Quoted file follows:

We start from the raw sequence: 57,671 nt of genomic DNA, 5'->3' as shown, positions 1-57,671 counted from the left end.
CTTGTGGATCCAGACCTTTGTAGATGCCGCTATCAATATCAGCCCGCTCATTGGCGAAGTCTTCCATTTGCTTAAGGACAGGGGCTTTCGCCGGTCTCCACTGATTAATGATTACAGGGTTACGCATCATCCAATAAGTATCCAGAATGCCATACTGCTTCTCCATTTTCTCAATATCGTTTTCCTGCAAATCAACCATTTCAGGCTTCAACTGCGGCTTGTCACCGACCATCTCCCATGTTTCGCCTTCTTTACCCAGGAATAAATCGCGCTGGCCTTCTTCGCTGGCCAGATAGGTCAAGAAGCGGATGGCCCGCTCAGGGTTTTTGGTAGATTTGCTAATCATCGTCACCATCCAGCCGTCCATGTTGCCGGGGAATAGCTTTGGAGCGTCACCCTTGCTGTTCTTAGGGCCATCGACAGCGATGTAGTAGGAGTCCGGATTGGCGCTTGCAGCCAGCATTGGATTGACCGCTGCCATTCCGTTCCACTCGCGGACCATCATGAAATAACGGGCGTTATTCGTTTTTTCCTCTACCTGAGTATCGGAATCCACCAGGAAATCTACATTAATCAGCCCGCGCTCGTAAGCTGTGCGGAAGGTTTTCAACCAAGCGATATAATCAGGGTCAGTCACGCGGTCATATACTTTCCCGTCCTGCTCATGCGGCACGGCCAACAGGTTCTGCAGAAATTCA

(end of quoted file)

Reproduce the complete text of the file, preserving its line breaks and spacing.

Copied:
We start from the raw sequence: 57,671 nt of genomic DNA, 5'->3' as shown, positions 1-57,671 counted from the left end.
CTTGTGGATCCAGACCTTTGTAGATGCCGCTATCAATATCAGCCCGCTCATTGGCGAAGTCTTCCATTTGCTTAAGGACAGGGGCTTTCGCCGGTCTCCACTGATTAATGATTACAGGGTTACGCATCATCCAATAAGTATCCAGAATGCCATACTGCTTCTCCATTTTCTCAATATCGTTTTCCTGCAAATCAACCATTTCAGGCTTCAACTGCGGCTTGTCACCGACCATCTCCCATGTTTCGCCTTCTTTACCCAGGAATAAATCGCGCTGGCCTTCTTCGCTGGCCAGATAGGTCAAGAAGCGGATGGCCCGCTCAGGGTTTTTGGTAGATTTGCTAATCATCGTCACCATCCAGCCGTCCATGTTGCCGGGGAATAGCTTTGGAGCGTCACCCTTGCTGTTCTTAGGGCCATCGACAGCGATGTAGTAGGAGTCCGGATTGGCGCTTGCAGCCAGCATTGGATTGACCGCTGCCATTCCGTTCCACTCGCGGACCATCATGAAATAACGGGCGTTATTCGTTTTTTCCTCTACCTGAGTATCGGAATCCACCAGGAAATCTACATTAATCAGCCCGCGCTCGTAAGCTGTGCGGAAGGTTTTCAACCAAGCGATATAATCAGGGTCAGTCACGCGGTCATATACTTTCCCGTCCTGCTCATGCGGCACGGCCAACAGGTTCTGCAGAAATTCA